membranous nasopharyngitis and/or obstructive laryngotracheitis plus low-grade fever and gradual onset of manifestation during 1 to 2 days. Bull neck. Cutaneous diphtheria common in temperate climates. Toxin production affects heart, peripheral nerves and kidneys.
Organisms that cuase Cutaneous Diphtheria and Diphtheria-like infections
toxigenic Corynebacterium ulcerans carried by domestic and wild animals. Some of these strains carry a bacteriophage, which has the gene encoding diphtheria toxin. Treated like diphtheria
Who gets whooping cough
Mainly affects infants but adults can be asymptomatic carriers or, they may have mild disease that is unrecognized as Whooping Cough.You are NOT immune for life if you received the pertussis vaccine, but the disease is generally milder in persons who were immunized during their childhood
stages of whooping cough
(i) Catarrhal stage - inflammation of mucous membrane with a free discharge - resembles minor respiratory illness, highly communicable, dry cough. (ii) Paroxysmal stage - 1-6 weeks - sudden recurrence or intensification of symptoms, spasms or seizures & whoop. NOTE: in infants (less than 6 mo) adolescents and adults, the whoop or cough paroxysm will likely be considerably diminished or absent. (iii) Convalescent stage - 7-10 days, or up to several months. decreasing symptoms (cough) but, they may last for months.
Pertussis secondary complications
secondary viral and bacterial infections occur. Possible complications also include seizures and neurological damage from hypoxia that occurs during coughing seizures. cerebral hemorrhage. Also, in contrast to C. diphtheriae, Bordetella pertussis is known to produce invasive infection, particularly in the lung. Many infants with pertussis ultimately die of pneumonia.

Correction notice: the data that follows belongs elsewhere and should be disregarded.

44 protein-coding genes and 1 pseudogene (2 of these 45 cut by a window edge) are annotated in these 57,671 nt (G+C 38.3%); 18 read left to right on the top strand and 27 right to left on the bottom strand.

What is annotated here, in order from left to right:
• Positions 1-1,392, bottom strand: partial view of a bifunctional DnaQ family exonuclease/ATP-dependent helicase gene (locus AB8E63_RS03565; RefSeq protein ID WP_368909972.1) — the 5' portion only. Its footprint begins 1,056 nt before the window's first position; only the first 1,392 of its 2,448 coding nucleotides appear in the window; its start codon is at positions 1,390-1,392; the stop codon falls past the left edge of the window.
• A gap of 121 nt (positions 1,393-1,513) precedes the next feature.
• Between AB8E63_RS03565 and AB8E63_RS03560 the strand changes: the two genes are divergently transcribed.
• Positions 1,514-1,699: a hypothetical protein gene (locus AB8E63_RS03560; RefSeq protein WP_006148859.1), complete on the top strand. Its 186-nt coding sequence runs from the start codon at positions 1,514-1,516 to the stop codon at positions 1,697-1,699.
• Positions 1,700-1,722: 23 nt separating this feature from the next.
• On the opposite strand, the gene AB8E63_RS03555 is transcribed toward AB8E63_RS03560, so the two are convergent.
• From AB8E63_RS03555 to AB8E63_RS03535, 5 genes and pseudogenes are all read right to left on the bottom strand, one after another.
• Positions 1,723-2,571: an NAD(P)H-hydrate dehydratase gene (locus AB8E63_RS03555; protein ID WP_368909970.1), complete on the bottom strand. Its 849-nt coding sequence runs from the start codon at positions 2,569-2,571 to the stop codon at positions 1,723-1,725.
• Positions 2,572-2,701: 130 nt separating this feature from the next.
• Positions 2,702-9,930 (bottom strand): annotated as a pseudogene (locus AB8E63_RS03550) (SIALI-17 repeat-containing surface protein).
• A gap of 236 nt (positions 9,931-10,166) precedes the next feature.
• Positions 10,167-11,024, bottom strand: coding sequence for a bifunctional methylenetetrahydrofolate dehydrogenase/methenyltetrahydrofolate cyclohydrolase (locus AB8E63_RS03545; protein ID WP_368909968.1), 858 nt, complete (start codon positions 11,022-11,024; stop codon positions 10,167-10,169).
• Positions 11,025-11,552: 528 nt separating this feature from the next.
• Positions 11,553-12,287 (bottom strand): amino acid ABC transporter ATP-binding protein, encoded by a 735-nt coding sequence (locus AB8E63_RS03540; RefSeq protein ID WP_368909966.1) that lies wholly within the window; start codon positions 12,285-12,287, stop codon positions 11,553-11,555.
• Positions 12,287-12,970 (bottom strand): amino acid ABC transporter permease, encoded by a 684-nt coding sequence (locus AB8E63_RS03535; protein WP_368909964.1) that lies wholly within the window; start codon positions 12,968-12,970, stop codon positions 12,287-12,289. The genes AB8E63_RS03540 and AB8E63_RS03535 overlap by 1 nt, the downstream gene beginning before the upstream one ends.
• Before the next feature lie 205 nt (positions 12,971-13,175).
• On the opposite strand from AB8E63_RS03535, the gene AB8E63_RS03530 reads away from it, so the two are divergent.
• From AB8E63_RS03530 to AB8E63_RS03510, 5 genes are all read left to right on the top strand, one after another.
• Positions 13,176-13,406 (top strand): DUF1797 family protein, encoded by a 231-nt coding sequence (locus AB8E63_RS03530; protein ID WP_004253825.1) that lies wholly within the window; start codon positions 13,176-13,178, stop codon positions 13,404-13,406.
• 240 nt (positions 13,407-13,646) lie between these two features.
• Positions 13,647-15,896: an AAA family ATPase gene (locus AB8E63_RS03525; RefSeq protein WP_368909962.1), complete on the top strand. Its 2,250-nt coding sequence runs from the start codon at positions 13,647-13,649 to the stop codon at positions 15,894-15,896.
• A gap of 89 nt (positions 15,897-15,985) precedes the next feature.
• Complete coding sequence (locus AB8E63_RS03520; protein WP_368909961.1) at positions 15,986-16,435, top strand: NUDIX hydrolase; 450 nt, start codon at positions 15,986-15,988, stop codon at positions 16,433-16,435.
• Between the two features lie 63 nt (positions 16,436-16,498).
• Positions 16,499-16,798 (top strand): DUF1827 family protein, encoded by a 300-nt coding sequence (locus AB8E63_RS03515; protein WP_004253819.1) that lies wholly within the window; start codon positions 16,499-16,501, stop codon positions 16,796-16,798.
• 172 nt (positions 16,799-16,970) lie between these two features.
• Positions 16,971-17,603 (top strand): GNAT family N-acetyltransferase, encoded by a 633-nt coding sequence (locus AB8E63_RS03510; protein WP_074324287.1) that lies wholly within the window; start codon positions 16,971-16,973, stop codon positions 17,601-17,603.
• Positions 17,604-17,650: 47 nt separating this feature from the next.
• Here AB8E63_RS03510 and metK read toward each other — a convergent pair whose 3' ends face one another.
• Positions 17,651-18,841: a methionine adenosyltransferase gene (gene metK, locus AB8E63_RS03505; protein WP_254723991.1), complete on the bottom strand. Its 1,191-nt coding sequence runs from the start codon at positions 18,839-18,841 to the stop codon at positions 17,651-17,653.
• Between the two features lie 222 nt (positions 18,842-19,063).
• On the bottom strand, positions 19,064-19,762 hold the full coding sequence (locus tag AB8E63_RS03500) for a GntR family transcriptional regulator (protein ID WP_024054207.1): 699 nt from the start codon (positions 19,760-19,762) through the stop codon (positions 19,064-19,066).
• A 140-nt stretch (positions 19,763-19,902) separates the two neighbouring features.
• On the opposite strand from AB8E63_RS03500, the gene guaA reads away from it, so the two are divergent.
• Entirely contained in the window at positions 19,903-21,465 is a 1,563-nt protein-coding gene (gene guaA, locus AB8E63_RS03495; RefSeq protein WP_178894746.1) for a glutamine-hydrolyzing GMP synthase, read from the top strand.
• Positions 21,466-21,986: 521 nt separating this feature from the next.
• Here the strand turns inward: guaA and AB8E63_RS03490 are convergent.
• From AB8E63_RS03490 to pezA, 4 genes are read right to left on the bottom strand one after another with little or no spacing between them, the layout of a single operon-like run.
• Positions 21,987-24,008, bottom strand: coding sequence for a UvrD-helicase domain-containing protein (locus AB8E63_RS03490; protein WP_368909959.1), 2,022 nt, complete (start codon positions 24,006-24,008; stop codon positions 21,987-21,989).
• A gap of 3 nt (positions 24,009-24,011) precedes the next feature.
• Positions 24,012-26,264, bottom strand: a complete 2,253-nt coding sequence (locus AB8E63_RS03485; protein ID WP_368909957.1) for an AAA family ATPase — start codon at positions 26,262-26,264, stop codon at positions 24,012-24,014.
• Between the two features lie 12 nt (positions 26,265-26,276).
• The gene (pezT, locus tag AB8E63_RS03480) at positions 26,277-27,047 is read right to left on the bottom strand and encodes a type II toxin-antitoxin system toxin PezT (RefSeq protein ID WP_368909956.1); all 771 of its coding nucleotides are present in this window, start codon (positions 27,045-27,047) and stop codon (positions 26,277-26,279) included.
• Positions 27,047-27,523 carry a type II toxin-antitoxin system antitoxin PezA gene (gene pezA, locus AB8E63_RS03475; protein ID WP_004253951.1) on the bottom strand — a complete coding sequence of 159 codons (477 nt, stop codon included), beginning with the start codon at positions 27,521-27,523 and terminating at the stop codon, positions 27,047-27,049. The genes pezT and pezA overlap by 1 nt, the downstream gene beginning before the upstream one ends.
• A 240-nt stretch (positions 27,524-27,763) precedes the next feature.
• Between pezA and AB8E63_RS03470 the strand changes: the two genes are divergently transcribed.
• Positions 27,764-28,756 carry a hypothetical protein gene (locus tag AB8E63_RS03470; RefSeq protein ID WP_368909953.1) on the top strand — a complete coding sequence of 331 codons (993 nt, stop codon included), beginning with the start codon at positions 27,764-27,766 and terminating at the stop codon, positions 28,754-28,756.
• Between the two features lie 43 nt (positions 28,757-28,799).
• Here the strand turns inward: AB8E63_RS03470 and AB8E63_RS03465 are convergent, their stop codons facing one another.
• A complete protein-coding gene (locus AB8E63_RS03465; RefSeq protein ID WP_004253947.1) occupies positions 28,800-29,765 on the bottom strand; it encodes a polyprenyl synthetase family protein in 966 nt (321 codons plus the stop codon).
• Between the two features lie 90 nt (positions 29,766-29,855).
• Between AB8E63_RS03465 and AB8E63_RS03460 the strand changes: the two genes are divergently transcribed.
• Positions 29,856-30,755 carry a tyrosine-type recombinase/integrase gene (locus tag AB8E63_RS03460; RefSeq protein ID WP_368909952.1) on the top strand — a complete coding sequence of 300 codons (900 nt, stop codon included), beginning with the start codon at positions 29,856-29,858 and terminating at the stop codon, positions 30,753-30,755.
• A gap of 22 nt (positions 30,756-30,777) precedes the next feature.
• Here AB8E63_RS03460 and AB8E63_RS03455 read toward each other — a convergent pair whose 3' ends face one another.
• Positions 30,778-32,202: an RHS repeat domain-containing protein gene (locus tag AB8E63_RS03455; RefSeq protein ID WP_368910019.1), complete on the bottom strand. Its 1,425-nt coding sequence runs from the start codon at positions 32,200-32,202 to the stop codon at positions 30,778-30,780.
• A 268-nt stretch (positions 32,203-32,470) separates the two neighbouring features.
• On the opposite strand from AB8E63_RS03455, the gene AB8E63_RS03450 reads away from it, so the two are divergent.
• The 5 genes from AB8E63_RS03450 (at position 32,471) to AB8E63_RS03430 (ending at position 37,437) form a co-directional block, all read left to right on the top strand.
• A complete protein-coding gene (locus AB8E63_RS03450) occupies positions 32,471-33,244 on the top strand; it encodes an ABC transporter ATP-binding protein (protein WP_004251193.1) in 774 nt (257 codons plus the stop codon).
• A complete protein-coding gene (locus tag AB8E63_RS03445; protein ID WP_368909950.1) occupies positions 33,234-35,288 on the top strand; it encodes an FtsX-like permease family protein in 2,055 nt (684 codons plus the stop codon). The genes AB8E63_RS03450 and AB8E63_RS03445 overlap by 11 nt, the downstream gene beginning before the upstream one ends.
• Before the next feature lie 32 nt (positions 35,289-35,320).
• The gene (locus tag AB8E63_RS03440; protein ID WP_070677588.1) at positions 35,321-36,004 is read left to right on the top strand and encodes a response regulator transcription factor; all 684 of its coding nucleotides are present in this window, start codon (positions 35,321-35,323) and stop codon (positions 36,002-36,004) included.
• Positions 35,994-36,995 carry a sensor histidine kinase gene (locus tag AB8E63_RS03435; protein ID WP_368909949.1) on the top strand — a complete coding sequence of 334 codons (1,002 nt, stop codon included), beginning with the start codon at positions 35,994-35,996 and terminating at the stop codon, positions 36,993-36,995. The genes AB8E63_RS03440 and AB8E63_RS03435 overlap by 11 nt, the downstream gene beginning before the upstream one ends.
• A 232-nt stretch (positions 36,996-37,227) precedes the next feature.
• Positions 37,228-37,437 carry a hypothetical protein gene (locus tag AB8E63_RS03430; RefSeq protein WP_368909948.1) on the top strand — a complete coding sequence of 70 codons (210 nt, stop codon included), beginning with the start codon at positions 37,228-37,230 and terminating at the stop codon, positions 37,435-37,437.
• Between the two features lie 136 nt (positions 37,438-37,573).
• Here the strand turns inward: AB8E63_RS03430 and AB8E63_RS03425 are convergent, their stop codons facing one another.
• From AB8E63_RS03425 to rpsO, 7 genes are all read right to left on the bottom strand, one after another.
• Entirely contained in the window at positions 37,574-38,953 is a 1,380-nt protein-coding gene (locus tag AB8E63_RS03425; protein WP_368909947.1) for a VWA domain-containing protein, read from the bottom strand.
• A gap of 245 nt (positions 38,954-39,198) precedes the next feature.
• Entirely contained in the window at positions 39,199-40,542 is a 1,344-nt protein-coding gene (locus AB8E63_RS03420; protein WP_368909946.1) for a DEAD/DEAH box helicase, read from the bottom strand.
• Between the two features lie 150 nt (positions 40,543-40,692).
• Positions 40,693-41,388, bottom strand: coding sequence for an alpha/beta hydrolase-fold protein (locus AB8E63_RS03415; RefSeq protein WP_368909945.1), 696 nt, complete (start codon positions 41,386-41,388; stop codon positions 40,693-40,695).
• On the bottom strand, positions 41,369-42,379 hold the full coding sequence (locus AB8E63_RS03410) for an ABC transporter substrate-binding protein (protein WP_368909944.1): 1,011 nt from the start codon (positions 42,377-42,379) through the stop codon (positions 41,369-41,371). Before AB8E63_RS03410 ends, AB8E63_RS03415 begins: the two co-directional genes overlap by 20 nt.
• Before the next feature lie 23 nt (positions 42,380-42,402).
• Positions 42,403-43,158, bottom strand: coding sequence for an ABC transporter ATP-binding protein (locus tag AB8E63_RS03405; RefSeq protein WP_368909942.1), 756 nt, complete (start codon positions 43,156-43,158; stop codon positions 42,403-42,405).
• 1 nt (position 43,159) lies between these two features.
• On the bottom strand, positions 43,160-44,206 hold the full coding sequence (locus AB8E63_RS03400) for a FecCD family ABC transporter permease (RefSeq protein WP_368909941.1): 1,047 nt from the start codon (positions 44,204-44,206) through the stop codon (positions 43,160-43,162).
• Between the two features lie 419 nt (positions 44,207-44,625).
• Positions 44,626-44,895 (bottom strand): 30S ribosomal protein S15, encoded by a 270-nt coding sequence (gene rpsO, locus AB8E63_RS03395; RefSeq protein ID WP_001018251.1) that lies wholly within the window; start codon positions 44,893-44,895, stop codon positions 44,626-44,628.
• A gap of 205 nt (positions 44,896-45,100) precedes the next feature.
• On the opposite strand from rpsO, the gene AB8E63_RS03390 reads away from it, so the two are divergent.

Where does pertussis infect
has a predilection for ciliated epithelial cells. Tracheal epithelial cells are heavily colonized.
Which age range is the largest growing group for pertussis infections
adolescents and adults
Natural immunity wanes after 15 years. Immunity after immunization also wanes
Equine antitoxin for all, and used immediately ( do not wait for labs). Erythromycin is added to prevent spread (not a substitute for antitoxin). Penicillin can also be used. Close contacts should be vaccinated (toxoid) and given antibiotics.
how do you get diphtheria antitoxin
Call State Department of Health & CDC
NO antitoxin therapy available. Antimicrobials (erythromycin) given early in the catarrhal stage may mitigate the symptoms of this disease. After paroxysms are established, antimicrobials have no effect on the course of illness and are given to limit spread of the organisms to others. This fact illustrates the toxin-mediated nature of the disease.
Why are antibiotics used for diphtheria and pertussis
while these agents have no direct effect on the toxins, Antibiotics: (i) can eliminate carriage and subsequent transmission of these organism (ii) reduce the bacterial load that is producing the toxins, thereby they may reduce the severity of the disease and (iii) are critical to prophylactic treatment of persons who have been in contact with someone who has the disease.
List the antigens for diphtheria and pertussis that elicit immune responses
Diphtheria: the toxin. Pertussis: toxin plus other antigens like adenylyl cyclase, FHA,
describe the DPT vaccine
The vaccine formerly used to protect against Diphtheria, Whooping Cough and tetanus. Trivalent: Diphtheria toxoid (non-toxic derivative of toxin), tetanus toxoid, and Merthiolate, heat, or formalin-killed cells from fully virulent (phase I) B. pertussis
Describe the tetramune vaccine
DPaT plus H. flu type B